Have you ever been frustrated by another person’s inability to speak up? Perhaps you notice that another person is highly intelligent, but it feels like they are holding back or withdrawing from the situation. Do you find yourself quietly judging other people because they don’t exemplify typical leadership qualities like speaking up, being creative, or sharing their opinions? If so, you are not alone, but you might be misunderstanding the situation. If you are interested in bringing the best out of the people in your life, you might need to reevaluate the meaning and causes of other peoples’ behavior.

We often expect other people to be like us. To be willing to discuss ideas openly or speak up when there is a problem. It can be incredibly frustrating why they don’t. And when asked why these people don’t have a good explanation. If we are honest, we might even perceive them as being less capable or weak. The real issues are not that they don’t want to speak up or don’t know the answer. The truth is that they desperately want to be heard, and they might even envy your ability.

These people likely have had different life experiences, genetics, and cultural origin. It is important to understand that your ability to be vocal does not make you inherently better or worse than the more quiet folks. If you already possess this ability, perhaps it is time to develop it in other people. This would allow them the opportunity to contribute so that we can benefit from each other.

Sometimes, people don’t speak their minds because they are afraid that it will damage their self-worth. The result of this damage would be rejection, a terrifying proposition. Rejection can take many forms, including isolation, withdrawal of attention or affection, and judgments. In an effort to prevent this rejection, their minds trigger potent emotions that motivate them to remain quiet.

These emotions take the form of physical sensations and thoughts. They can be both intense or subtle. For some people, there is a tightness in their chest, tingling, or sweating. Thoughts can race, with ideas like “will everyone here think I am stupid,” “will I get fired,” “they aren’t going to talk to me,” or “what happens if he gets angry with me.” There are many different possibilities. At the heart of all these combinations are fear and anxiety, both of which stand as powerful motivations not to take the risk.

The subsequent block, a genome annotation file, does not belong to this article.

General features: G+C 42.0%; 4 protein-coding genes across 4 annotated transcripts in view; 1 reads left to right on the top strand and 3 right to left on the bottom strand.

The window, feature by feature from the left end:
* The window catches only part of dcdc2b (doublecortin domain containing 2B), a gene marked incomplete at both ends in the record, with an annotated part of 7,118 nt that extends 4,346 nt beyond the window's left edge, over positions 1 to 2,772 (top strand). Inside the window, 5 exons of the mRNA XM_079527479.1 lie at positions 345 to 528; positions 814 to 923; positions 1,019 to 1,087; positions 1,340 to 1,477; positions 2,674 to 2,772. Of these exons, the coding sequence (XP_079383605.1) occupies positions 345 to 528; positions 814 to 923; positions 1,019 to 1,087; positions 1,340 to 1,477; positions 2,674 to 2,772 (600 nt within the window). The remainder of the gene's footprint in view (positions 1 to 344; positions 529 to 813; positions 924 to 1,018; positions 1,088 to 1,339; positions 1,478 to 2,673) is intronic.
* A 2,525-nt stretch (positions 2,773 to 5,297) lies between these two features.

Some people might be aware that their emotional responses don’t make sense. They may think that they shouldn’t feel the way they are feeling, yet they are. Some people can be frustrated with themselves because they want to behave differently, but they feel stuck, dominated by the intense emotional experience. You might be wondering if these people know better, why do they lack clarity or get stuck?

Trauma might be the answer. During formative years many people are traumatized by painful rejections. These can be less intense events like being bullied or made fun of by classmates. It can be more severe, perhaps being abandoned during a divorce or being physically abused. These painful experiences teach people that if they express themselves, they may be punished by the world. Whether this is true or not isn’t relevant because what matters is how we all learn and the associations we make.

These formative experiences impact perceptions in later life and cause people to see danger where it doesn’t exist. The mind is trying to protect itself from emotional injuries. For all of us, our bodies experience emotional pain like physical pain. Additionally, rejection is dangerous because we are social creatures and need to be accepted to get by in our society.

The memories of the past inform perceptions of the present. For all people, when we perceive danger, our emotional responses are triggered, motivating us to do whatever we need to survive. Consequently, some people don’t say what is on their minds because they don’t want to get hurt.

Armed with this information, we can place ourselves in the shoes of another person. This type of empathy can reduce our levels of frustration and judgment of other people. This new perspective can help us to be supportive in meaningful ways. It would be unrealistic to expect that we will change the way we see other people overnight. But familiarizing ourselves with the motivations behind certain types of behavior is the first step in developing empathy.